Celia Haddon - Cat Expert

Understanding animals through their behaviour


Harvey, a dwarf lop, has published his autobiography here. c. Mike Toseland

Adopt don’t buy,

Don’t get a rabbit from a shop or a garden centre. Caring breeders don’t sell to pet shops, so you may not be getting a baby that has been carefully prepared for life as a pet. Some pet shops have no idea what breeds they are selling or how big the rabbit will grow. This means it is very difficult to work out how much space the rabbit needs in a hutch and run so you may be wasting your money buying a hutch which is too small.

Never buy on the internet – you don’t know where it’s come from. Always ask if the babies have been handled, if you are buying from an individual breeder. This is the way they learn human beings are friends (Zucca et al., 2012). If they haven’t been handled, the rabbit may be very frightened of being picked up (Schepers et al., 2009).

Best of all, go to a rescue centre. About 33,000 bunnies need new homes every year in the UK. At shelters you can get an adult rabbit. They always have adults (best for older children) and will also have babies at regular intervals. A good rescue centre will help you choose a compatible pair of rabbits, or introduce a new rabbit to your existing one. They will also help you choose a good hutch.

Children taken to a rescue shelter learn that a rabbit is not a commodity to be bought over the counter. They are usually thrilled and excited to help save a rabbit’s life and do something for animals. Consult www.rabbitrehome.org.uk of the Rabbit Welfare Fund for UK rescues. A good rescue will tell you of any problems. Rabbits should always be adopted in pairs as they are social animals – look here.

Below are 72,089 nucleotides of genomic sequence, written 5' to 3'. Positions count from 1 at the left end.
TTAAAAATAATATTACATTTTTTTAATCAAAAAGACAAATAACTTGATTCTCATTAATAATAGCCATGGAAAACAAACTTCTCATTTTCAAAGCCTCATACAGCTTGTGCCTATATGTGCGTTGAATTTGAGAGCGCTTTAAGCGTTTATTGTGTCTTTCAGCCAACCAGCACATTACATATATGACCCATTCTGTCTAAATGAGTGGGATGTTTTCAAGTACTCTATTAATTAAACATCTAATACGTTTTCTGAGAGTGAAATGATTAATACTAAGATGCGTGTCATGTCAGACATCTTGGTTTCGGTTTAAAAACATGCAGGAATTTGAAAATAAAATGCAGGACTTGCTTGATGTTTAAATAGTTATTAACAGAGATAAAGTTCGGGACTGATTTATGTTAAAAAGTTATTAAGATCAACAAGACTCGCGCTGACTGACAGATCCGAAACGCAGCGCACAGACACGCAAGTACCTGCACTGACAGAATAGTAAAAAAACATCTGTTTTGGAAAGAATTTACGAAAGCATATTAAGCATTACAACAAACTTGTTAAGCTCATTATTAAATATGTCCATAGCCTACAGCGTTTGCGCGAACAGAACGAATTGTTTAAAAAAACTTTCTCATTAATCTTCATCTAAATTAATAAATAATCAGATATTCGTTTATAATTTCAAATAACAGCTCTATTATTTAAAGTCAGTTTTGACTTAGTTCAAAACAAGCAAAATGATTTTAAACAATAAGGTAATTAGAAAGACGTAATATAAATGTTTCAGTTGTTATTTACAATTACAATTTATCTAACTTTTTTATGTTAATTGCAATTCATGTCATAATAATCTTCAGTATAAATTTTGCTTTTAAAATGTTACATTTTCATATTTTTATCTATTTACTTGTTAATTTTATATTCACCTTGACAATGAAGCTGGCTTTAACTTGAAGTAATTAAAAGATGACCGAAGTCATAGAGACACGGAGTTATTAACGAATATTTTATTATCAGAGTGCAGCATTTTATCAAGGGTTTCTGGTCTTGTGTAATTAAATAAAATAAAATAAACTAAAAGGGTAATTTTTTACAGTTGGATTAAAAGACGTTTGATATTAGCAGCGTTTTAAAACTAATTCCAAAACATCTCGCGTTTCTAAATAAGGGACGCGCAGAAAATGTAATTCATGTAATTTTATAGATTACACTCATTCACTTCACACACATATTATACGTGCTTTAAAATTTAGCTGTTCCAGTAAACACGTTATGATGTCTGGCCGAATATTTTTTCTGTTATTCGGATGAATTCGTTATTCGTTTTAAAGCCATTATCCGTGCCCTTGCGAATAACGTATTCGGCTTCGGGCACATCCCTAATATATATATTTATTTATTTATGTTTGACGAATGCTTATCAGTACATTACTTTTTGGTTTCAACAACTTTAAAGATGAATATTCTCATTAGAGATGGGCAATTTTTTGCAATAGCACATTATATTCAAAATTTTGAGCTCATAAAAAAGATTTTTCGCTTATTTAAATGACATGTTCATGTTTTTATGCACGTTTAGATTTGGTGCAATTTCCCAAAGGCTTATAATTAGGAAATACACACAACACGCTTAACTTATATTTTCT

Breeds now have breed disorders, like pedigree dogs and cats. There is a shortage of good scientific information about this. Hereditary disorders include buphthalmos (glaucoma), splay leg,and hydrocephalus but these often appear in closed colonies in laboratories. There is some information on genetic problems in rabbit breeds on http://www.ufaw.org.uk/RABBITS.php  Do some research on the internet before you pick a breed. Never buy on impulse or out of pity.

If anybody can contribute more scientific  information please let me know.

Long haired rabbits. Be careful about buying fluffy little babies (Angora, Cashmere and lionhead breeds) which grow into long haired rabbits that need 10 minutes grooming daily otherwise they mat up and get fly strike. Angora rabbits in particular have coats which are not waterproof and therefore get damp. They are also prone to gut statis, as the fur builds up in their gut.

Lops. English lops have huge ears that trail on the ground and often get injured. They can suffer frostbite or ear infections. Indeed the ears are so huge that they find it difficult to move and thus become obese. This is a breed which is innately dysfunctional. Other lop breeds are prone to ear mites, tooth and jaw problems. Some French lops are prone to ear mites, tooth and problems, entropion, glaucoma and femoral luxation. The large folds of skin may become infected and these breeds also may suffer from entropion (Harcourt-Brown 2002)

Giant breeds. These need giant houses and runs, and may be more likely to suffer from splay legs.

New Zealand whites may be prone to glaucoma and ataxis.

Dwarf breeds. Netherland dwarfs are prone to tooth and jaw problems. Dwarf breeds may be more susceptible to torticollis (Harcourt-Brown 2002)

Rex rabbits. The very soft thin fur in this breed makes them more susceptible to sore hocks (Harcourt-Brown 2002).


Harcourt-Brown, F., (2002), The Textbook of Rabbit Medicine, Oxford, UK, Butterworth-Heinemann

Schepers, F., Koene, P. & Beerda, B., (2009), ‘Welfare assessment in pet rabbits’, Animal Welfare, 18, 477-485

Zucca, D., Redaelli V., Marelli S.P., Bonazza V., Heinzl E., Verga M. & Luzi F.,(2012), ‘Effect of handling in pre-weaned rabbits’, World Rabbit Science, 20, 97-101.

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